You benefit from a range of teaching methods including small group tutorials and workshops, as well as lectures, classes and occasional screenings. The programme also utilises online module guides, a virtual notice board and student discussion facilities.
There may be occasions when the delivery of your teaching is supported by postgraduate research students. The University has a set of procedures that govern the use of postgraduate research students in this way.
This course is taught by academic staff from the Faculty of Arts and Social Sciences.
DAS R Dr (Sociology)
All taught students are assigned a personal tutor before beginning a programme of study. Personal tutors offer support and advice to students in the areas of:
- Academic progress
- Pastoral/welfare issues
- Personal/professional development and employability.
Modules are assessed individually and credits are awarded for the successful completion of each one. Assessment takes place through a combination of examination and/or coursework, practical examinations and reports. Check individual module information to see full details at a module level.
Contact hours can vary across our modules. Full details of the contact hours for each module are available from the University of Surrey's module catalogue. See the modules section for more information.
Learning and disability support
We have two services, the Student Personal Learning and Study Hub (SPLASH) and Additional Learning Support (ALS) which can help develop your learning.
Student Personal Learning and Study Hub
SPLASH is a learning space in the Library where our learning development team is based. It comprises dedicated Student Learning Advisers and Information Skills Librarians who can help you develop your academic and research skills, including writing, presenting, revision and critical thinking.
Find out more about the study support available.
Additional Learning Support
ALS is the University’s disability and neurodiversity service which supports students with disabilities, long-term health conditions, specific learning differences (for example: dyslexia and dyspraxia) and other neurodiverse conditions (for example: autism spectrum and attention deficit disorder).
If you have a disability, we encourage you to disclose your condition and register with the service so you can be appropriately supported during your studies.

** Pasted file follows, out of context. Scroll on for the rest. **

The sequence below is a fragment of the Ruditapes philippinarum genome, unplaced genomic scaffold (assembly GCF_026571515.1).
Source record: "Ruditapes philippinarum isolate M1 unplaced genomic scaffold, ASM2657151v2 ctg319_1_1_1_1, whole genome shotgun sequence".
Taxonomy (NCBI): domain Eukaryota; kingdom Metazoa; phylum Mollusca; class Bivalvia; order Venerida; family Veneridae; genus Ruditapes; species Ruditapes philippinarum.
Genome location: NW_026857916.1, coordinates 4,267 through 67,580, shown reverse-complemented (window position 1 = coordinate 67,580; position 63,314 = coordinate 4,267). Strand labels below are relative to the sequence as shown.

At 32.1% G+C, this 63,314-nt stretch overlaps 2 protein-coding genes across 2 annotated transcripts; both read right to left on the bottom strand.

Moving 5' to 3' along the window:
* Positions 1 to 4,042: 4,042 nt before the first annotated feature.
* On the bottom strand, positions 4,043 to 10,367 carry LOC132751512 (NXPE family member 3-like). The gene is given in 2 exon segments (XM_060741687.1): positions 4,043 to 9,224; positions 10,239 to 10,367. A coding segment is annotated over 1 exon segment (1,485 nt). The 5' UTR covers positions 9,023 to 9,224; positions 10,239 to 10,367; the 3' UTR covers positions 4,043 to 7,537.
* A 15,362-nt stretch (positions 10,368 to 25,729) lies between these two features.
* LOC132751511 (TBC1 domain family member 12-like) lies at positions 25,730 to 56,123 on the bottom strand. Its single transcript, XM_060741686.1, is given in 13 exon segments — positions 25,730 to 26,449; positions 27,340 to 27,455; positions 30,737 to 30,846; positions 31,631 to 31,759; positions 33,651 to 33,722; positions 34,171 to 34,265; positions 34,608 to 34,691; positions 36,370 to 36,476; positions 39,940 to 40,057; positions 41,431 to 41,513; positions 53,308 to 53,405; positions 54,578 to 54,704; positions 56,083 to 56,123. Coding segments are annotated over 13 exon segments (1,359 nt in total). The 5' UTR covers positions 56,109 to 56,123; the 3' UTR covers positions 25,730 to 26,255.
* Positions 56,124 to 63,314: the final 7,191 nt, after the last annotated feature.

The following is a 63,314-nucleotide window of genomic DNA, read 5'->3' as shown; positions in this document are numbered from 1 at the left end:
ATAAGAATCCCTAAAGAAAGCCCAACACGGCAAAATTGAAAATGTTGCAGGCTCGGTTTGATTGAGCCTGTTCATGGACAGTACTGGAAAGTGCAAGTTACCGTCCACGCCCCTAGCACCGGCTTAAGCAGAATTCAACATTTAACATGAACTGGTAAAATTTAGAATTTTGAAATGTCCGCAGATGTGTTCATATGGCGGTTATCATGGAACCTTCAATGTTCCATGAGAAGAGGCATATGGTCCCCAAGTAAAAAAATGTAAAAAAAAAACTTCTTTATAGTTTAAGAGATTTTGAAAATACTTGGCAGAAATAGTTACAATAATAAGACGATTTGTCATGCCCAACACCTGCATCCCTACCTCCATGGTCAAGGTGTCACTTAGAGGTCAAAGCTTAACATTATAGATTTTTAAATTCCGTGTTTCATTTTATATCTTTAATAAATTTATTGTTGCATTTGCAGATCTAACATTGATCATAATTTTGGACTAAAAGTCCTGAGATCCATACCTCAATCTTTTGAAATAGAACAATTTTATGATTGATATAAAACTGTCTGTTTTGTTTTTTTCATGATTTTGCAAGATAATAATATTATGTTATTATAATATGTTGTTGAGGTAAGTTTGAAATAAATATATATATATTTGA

The ALS team can arrange exam and learning support adjustments, give advice on applications for the Disabled Students' Allowance and screen students for dyslexia and dyspraxia. Regular study skills and mentoring support is also available.
See the Additional Learning Support website for more information.
What qualifications do you need?
English language requirements
IELTS Academic: 6.5 overall with 6.0 in each element.
View the other English language qualifications that we accept.
If you do not currently meet the level required for your programme, we offer intensive pre-sessional English language courses, designed to take you to the level of English ability and skill required for your studies here. The University of Surrey is also an IELTS test centre.
Offers are normally made in terms of grades.
Suitable candidates will be invited to an Applicant Day. During the visit to the University the candidate can find out more about the programme and meet staff and students.
Recognition of prior learning
The University of Surrey recognises that many students enter their higher education course with valuable knowledge and skills developed through a range of professional, vocational and community contexts. If this applies to you, a process called recognition of prior learning (RPL) may allow you to enter your course at a point appropriate to your previous learning and experience, or to join the start of a course without the formal entry requirements. This means that you may be exempt from certain elements of study in the course for which you have applied and be awarded credit based on your previous qualifications/experience. There are restrictions on RPL for some courses and fees may be payable for certain claims.
Please see the Code of practice for recognition of prior learning and prior credit: taught programmes (PDF) for further information. Please email Admissions with any queries.
|Qualification||Course length||Professional Training||UK/EU fees||Overseas fees||Professional Training fees|
|BSc (Hons)||36 months||£9,250||£15,800||Not applicable|
|BSc (Hons)||48 months||£9,250||£15,800||£1,850|
The University will assess your fee status. If you are unsure whether you are likely to be considered a home, EU or overseas student for fees purposes, the UKCISA website offers more information.
There are no associated costs with with programme.
Occasional optional trips to London or within Surrey will be organised by the School which may incur travel costs - £60 approx.
Professional Training placement fees
Programmes marked with a tick in the table above include a Professional Training placement.
A reduced fee is charged for Professional Training placements.
Fees will not have to be paid up front for those eligible students who decide to take up the Government's loan for higher education fees. The Professional Training placement is a key factor in the high employability rates achieved by students with Surrey degrees.
How to apply
Learn how to apply for an undergraduate course, see details about the UCAS application process and determine the steps you need to take if you receive an offer to study.
Our undergraduate admissions policy provides the basis for admissions practice across the University and gives a framework for how we encourage, consider applications and admit students.